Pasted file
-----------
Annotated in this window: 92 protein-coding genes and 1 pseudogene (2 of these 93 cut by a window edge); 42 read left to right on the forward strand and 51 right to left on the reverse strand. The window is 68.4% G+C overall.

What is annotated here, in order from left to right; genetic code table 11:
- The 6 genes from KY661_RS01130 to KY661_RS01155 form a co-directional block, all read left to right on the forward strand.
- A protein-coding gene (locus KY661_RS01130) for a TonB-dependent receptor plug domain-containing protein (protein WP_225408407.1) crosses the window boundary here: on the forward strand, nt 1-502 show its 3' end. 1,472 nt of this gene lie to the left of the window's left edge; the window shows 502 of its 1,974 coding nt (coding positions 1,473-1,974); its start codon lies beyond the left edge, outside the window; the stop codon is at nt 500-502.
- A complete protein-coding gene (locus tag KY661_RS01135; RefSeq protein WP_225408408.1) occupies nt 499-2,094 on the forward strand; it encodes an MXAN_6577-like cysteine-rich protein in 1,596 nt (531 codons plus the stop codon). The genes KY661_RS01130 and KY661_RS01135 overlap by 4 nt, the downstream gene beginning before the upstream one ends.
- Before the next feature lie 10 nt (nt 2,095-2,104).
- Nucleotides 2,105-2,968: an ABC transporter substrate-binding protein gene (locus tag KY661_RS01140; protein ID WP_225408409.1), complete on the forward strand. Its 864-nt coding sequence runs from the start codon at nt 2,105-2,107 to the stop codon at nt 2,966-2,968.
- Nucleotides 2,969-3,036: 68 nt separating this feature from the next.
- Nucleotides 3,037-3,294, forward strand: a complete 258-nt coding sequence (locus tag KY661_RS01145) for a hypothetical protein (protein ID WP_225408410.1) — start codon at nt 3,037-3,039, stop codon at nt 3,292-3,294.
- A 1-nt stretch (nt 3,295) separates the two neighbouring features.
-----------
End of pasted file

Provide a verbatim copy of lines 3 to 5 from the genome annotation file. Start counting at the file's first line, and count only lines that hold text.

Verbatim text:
- The 6 genes from KY661_RS01130 to KY661_RS01155 form a co-directional block, all read left to right on the forward strand.
- A protein-coding gene (locus KY661_RS01130) for a TonB-dependent receptor plug domain-containing protein (protein WP_225408407.1) crosses the window boundary here: on the forward strand, nt 1-502 show its 3' end. 1,472 nt of this gene lie to the left of the window's left edge; the window shows 502 of its 1,974 coding nt (coding positions 1,473-1,974); its start codon lies beyond the left edge, outside the window; the stop codon is at nt 500-502.
- A complete protein-coding gene (locus tag KY661_RS01135; RefSeq protein WP_225408408.1) occupies nt 499-2,094 on the forward strand; it encodes an MXAN_6577-like cysteine-rich protein in 1,596 nt (531 codons plus the stop codon). The genes KY661_RS01130 and KY661_RS01135 overlap by 4 nt, the downstream gene beginning before the upstream one ends.